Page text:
Innovate Your Manufacturing by Capitalising on Current Industry Trends

As we head into the second half of 2023, it’s pleasing to read reports and see first-hand, that the fast pace and ongoing growth that the manufacturing sector is experiencing will continue, despite ongoing supply issues, labour shortages, and economic uncertainty.

However, this is only if manufacturers continue to capitalise on opportunities and look to invest and innovate in the right technologies to support more agile operations.

In this post we look at what the manufacturing sector is doing so well. How is it continuing to build on the momentum from the pandemic, how the need to innovate is ever-growing, and what other trends we need to be aware of as we head into the second half of 2023.


Ongoing Industry Trends

Demand and production capacity hit staggering highs – during the pandemic, the need for manufacturing services increased dramatically, and this crest of the wave has continued well into 2023. Manufacturers are now showing their range of ability and, in some instances, agility when faced with global logistics backlogs and a shortage of materials. Greater supply chain resilience has been created, and risks mitigated with the introduction of digital technology and manufacturers looking to build local capacity.

Overinflation and economic uncertainty – ongoing issues such as the war between Russia and Ukraine, recession, inflation, Brexit, tensions between the West and China, international sanctions, and even extreme weather conditions have all impacted the movement of goods and production lines. Re-shoring and bringing production closer to the shop floor has played a significant role in allowing manufacturers to look at alternative solutions.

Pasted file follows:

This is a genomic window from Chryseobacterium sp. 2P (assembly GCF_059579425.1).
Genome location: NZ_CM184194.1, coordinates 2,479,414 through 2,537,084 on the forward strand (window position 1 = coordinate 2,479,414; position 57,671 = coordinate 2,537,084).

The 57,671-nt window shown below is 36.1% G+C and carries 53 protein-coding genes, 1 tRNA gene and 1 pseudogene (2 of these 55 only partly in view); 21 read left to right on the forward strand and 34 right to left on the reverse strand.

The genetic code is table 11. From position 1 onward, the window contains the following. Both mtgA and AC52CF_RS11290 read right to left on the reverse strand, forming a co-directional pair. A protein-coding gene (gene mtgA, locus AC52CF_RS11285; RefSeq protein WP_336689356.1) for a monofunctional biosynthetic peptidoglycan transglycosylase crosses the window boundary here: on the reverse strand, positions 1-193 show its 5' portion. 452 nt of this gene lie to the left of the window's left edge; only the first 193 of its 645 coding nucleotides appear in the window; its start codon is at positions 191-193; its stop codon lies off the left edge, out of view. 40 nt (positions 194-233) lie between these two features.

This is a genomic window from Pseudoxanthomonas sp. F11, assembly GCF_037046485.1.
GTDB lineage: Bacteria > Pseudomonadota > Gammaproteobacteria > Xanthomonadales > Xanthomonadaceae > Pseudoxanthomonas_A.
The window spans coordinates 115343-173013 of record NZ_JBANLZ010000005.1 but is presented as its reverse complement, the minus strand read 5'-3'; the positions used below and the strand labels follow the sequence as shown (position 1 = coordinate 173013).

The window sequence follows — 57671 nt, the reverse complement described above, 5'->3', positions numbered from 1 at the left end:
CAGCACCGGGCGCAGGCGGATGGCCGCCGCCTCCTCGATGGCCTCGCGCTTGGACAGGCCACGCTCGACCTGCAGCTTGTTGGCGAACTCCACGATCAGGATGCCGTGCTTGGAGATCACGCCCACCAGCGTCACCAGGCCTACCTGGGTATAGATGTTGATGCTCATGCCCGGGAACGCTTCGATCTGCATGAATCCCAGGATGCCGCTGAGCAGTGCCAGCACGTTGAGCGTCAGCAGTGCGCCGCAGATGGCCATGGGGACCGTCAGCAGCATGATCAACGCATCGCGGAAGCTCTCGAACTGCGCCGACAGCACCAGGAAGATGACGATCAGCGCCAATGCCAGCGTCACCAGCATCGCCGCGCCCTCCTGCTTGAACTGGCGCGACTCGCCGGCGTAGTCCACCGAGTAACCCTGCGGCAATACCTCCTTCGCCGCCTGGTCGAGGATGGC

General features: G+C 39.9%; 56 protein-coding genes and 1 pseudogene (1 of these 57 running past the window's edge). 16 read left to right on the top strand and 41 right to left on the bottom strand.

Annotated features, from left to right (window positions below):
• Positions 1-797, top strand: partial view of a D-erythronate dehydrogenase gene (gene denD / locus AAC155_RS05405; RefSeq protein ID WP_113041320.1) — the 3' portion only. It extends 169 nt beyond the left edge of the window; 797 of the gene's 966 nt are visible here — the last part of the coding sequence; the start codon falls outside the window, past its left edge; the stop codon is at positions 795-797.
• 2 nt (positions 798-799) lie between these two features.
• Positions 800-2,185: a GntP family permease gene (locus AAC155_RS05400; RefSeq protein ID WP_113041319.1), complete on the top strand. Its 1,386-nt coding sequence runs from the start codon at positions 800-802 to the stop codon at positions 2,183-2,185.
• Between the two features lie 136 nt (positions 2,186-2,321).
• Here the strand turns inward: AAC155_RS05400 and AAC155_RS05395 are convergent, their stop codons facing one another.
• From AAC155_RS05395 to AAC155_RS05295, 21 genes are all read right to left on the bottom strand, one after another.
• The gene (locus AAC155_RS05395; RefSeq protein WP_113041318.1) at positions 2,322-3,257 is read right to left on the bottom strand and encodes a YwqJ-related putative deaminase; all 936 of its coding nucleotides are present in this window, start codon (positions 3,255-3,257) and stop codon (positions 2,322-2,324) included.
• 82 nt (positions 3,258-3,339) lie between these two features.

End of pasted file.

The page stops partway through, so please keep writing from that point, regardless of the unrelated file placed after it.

Ongoing labour issues – there is currently a global phenomenon with skills shortages and high churn in the manufacturing sector. People are now looking for better wages, better working conditions, and, as we move post-pandemic, a better work-life balance. What we’re facing in the manufacturing sector is a big exodus of skilled labour as most employees are 55 or older. From the beginning of 2023, the focus has been to attract, hire, and retain younger talent. Offering more competitive pay and benefits, better working conditions, and flexibility.

Investment in tech – increasingly, manufacturers are investing heavily in technology to build greater resilience and agility. Capitalising on technological innovations and adopting emerging tech to help mitigate risk, manage employee safety, and reduce costs. Techs such as remote monitoring, servicing, and equipment operation so you no longer have to be on-site are just some of the innovations that manufacturing is capitalising on. Meeting increased demand with a decreased labour force; technology is bridging the skills gap and increasing efficiency.


Upcoming Trends

Cost issues – with ongoing economic uncertainty and inflation showing no signs of slowing down, costing pressures will continue into 2023 and beyond. Manufacturers must look for more feasible supply chain solutions, one of which is reshoring. The opportunity to reshore is gaining momentum as doing business closer to home bolsters continuity.